As the national AIDS epidemic was gaining momentum in the 1980s, I was working as an HIV pre- and post-test counselor in the Midwest. Part of my job was to support my clients as we opened the envelope containing the results of their HIV test. Back then, a positive diagnosis was considered a death sentence. I saw my HIV-positive clients deal with feelings of despair and hopelessness; for some, it led down a road of addiction and other types of compensating behavior, which can be self-destructive.
Today, thanks to decades of advocacy and medical advancements in HIV treatment, we have antiretroviral medication that gives those living with HIV the chance to become virally suppressed, making it possible for HIV positive people to live longer, healthier lives and to be much less likely to transmit HIV to others.
Yet, despite these advances, in some communities there is still an HIV/AIDS epidemic. In the transgender community, it is a crisis. According to the most recent data from the U.S. Center for Disease Control and Prevention (CDC), 27 percent of trans women are HIV-positive, and HIV prevalence among trans women is nearly 50 times higher than other adults.
Many social disparities contribute to the disproportionately high rate of HIV in the transgender community. One of the most critical factors is lack of stable employment, largely because of workplace discrimination. Without a secure job and access to stable housing and food, transgender women may turn to sex work as their best means of survival, dramatically increasing their risk of contracting HIV and other sexually transmitted infections and the potential for being victims of violence.
Among transgender women of color, there is an alarmingly high rate of violence. The Human Rights Campaign reported that in 2015 there were more transgender violence-related fatalities in the U.S. than in any other year; at least 21 transgender people died as a result of violence last year, and nearly all of them were transgender women of color. Many transgender people have experienced physical and verbal harassment, which contributes to depression, substance use, anxiety, and psychological trauma.
Unstable housing is another factor; it is virtually impossible to stay in care consistently if you don't have a safe, secure place to live. Unfair and discriminatory treatment by landlords and housing authorities toward transgender people has created a housing crisis for them -- one in five has experienced homelessness and more than one in 10 have been evicted due to their gender identity. Leaving people without stable housing will inevitably lead to new HIV infections and many preventable AIDS deaths.
When it comes to quality health care, transgender individuals regularly encounter stigma, prejudice, and gaps in knowledge about transgender health. Data from the Human Rights Commission shows that 19 percent of trans women reported being refused treatment due to their gender identity, and 28 percent said they have been harassed in a doctor's office. Trans men and women who have forms of ID that do not match their gender identity may avoid care altogether because they are worried about embarrassing and insensitive comments and reactions by care practitioners or front desk staffs.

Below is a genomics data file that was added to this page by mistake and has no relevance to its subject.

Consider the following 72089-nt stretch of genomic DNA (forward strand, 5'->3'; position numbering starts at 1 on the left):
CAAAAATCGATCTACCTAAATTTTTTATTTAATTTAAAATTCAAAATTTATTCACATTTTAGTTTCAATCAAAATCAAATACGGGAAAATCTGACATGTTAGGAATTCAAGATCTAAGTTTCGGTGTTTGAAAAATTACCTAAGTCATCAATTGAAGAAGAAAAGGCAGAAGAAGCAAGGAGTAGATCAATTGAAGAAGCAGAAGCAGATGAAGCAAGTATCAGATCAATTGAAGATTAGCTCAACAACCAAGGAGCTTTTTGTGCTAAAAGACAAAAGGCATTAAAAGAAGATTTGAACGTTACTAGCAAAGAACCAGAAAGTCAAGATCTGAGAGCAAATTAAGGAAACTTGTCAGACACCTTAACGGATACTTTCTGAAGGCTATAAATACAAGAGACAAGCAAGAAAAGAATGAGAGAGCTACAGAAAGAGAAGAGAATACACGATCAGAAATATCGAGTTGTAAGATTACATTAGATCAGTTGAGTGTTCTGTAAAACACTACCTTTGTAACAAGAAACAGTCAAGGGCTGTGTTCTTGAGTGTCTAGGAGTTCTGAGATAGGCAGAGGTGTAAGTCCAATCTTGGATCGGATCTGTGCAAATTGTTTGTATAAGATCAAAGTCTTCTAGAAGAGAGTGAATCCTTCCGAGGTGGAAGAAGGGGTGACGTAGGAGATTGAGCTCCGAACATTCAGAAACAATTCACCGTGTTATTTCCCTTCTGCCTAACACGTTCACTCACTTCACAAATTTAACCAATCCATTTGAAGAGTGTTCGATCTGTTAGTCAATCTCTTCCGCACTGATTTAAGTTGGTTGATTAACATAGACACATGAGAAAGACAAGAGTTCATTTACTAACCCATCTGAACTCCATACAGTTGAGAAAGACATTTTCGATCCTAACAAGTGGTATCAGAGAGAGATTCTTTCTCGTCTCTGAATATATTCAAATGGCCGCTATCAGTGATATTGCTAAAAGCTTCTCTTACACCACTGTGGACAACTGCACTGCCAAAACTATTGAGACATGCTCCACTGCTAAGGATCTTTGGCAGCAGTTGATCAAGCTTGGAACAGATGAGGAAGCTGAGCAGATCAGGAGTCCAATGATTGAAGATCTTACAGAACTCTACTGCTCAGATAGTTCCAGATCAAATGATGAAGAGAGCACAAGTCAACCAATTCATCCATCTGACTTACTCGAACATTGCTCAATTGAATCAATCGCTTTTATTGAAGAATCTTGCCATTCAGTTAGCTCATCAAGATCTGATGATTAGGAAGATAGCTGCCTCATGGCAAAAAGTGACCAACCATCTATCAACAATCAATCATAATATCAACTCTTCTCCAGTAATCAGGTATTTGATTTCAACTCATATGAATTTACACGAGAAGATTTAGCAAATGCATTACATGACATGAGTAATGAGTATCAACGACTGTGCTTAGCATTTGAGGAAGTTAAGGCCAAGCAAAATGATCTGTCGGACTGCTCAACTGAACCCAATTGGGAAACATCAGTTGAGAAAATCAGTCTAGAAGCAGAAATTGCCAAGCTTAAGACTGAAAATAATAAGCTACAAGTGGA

Community-based organizations provide critical social supports for transgender individuals, but more resources are needed. It is essential to expand the availability of quality, culturally competent transgender health care, ensuring that providers have the training and sensitivity to address the specialized health care needs of transgender individuals and creating a safe space for them to access treatment. Care coordination is particularly beneficial for transgender people, as it ensures that care is tailored to the needs of the individual, and it provides supportive services that help people stay in treatment and improve their health. Also essential is access to pre-exposure prophylaxis (PrEP) -- a treatment regimen that is over 90 percent effective in preventing HIV-negative people from becoming infected.
At Amida Care, New York's largest Medicaid special needs health plan (SNP) for people living with chronic health conditions such as HIV/AIDS, approximately 7 percent of our members are transgender, and we are committed to helping our transgender members access respectful, culturally competent care. We provide transgender training for our care coordination staff, engage providers who work extensively with the transgender population, hold provider trainings on PrEP, and link members to housing options and workforce training programs.
An HIV diagnosis is no longer the death sentence it was when I had to deliver the news to my clients in the mid '80s. But the strides we've made are not good enough until medical advancements and opportunities for life-saving care are made available to everyone. We can't end the AIDS epidemic without addressing the needs of the transgender community -- needs that have been largely overlooked for too long.
Health care is a right, not a privilege. As one of the groups most deeply affected by the HIV/AIDS epidemic, the transgender community must become a main focus of our efforts to create an AIDS-free world. We can and we must do a better job of reaching this underserved community and help them access the comprehensive care they need. Too many lives are at stake.
Lastly, our society has an opportunity to break out of painful duality and begin to get past the limitations of an "I'm right/You're wrong" paradigm that pits human beings against one another. This is our world. The vitality of life on the planet must become grounded in social and economic justice for all.